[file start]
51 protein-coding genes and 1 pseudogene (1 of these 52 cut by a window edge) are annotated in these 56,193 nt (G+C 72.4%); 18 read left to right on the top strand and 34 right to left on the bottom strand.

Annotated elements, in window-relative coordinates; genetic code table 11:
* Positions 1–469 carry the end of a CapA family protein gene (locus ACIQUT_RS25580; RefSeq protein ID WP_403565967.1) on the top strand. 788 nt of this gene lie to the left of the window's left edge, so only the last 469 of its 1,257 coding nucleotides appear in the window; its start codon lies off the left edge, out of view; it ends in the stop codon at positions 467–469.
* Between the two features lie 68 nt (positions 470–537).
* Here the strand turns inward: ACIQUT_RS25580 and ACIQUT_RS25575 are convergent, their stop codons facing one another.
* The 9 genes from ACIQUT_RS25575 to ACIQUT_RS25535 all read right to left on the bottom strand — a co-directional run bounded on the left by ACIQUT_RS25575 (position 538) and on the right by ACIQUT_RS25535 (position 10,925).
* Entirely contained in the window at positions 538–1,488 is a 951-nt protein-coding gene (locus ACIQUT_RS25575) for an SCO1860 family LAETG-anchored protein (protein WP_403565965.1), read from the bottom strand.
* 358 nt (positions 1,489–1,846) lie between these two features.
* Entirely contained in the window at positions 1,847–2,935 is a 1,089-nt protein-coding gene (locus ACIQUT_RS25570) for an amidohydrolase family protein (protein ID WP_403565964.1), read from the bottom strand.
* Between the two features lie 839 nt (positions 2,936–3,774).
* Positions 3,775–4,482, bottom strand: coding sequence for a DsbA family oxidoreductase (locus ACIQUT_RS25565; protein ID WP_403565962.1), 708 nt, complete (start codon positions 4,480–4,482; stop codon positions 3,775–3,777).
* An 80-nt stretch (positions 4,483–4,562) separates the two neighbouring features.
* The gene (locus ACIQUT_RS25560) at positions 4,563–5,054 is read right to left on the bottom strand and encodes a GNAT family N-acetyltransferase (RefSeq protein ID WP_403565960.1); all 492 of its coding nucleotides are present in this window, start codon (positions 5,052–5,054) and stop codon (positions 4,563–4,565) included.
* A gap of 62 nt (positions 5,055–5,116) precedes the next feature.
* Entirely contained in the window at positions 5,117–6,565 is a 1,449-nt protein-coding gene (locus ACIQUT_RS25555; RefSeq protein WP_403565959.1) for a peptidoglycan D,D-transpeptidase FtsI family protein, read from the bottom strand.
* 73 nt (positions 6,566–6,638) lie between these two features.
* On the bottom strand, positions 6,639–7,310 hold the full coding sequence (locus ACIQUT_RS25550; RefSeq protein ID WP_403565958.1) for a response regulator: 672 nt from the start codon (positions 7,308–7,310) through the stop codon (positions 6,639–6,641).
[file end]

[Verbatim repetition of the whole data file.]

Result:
51 protein-coding genes and 1 pseudogene (1 of these 52 cut by a window edge) are annotated in these 56,193 nt (G+C 72.4%); 18 read left to right on the top strand and 34 right to left on the bottom strand.

Annotated elements, in window-relative coordinates; genetic code table 11:
* Positions 1–469 carry the end of a CapA family protein gene (locus ACIQUT_RS25580; RefSeq protein ID WP_403565967.1) on the top strand. 788 nt of this gene lie to the left of the window's left edge, so only the last 469 of its 1,257 coding nucleotides appear in the window; its start codon lies off the left edge, out of view; it ends in the stop codon at positions 467–469.
* Between the two features lie 68 nt (positions 470–537).
* Here the strand turns inward: ACIQUT_RS25580 and ACIQUT_RS25575 are convergent, their stop codons facing one another.
* The 9 genes from ACIQUT_RS25575 to ACIQUT_RS25535 all read right to left on the bottom strand — a co-directional run bounded on the left by ACIQUT_RS25575 (position 538) and on the right by ACIQUT_RS25535 (position 10,925).
* Entirely contained in the window at positions 538–1,488 is a 951-nt protein-coding gene (locus ACIQUT_RS25575) for an SCO1860 family LAETG-anchored protein (protein WP_403565965.1), read from the bottom strand.
* 358 nt (positions 1,489–1,846) lie between these two features.
* Entirely contained in the window at positions 1,847–2,935 is a 1,089-nt protein-coding gene (locus ACIQUT_RS25570) for an amidohydrolase family protein (protein ID WP_403565964.1), read from the bottom strand.
* Between the two features lie 839 nt (positions 2,936–3,774).
* Positions 3,775–4,482, bottom strand: coding sequence for a DsbA family oxidoreductase (locus ACIQUT_RS25565; protein ID WP_403565962.1), 708 nt, complete (start codon positions 4,480–4,482; stop codon positions 3,775–3,777).
* An 80-nt stretch (positions 4,483–4,562) separates the two neighbouring features.
* The gene (locus ACIQUT_RS25560) at positions 4,563–5,054 is read right to left on the bottom strand and encodes a GNAT family N-acetyltransferase (RefSeq protein ID WP_403565960.1); all 492 of its coding nucleotides are present in this window, start codon (positions 5,052–5,054) and stop codon (positions 4,563–4,565) included.
* A gap of 62 nt (positions 5,055–5,116) precedes the next feature.
* Entirely contained in the window at positions 5,117–6,565 is a 1,449-nt protein-coding gene (locus ACIQUT_RS25555; RefSeq protein WP_403565959.1) for a peptidoglycan D,D-transpeptidase FtsI family protein, read from the bottom strand.
* 73 nt (positions 6,566–6,638) lie between these two features.
* On the bottom strand, positions 6,639–7,310 hold the full coding sequence (locus ACIQUT_RS25550; RefSeq protein ID WP_403565958.1) for a response regulator: 672 nt from the start codon (positions 7,308–7,310) through the stop codon (positions 6,639–6,641).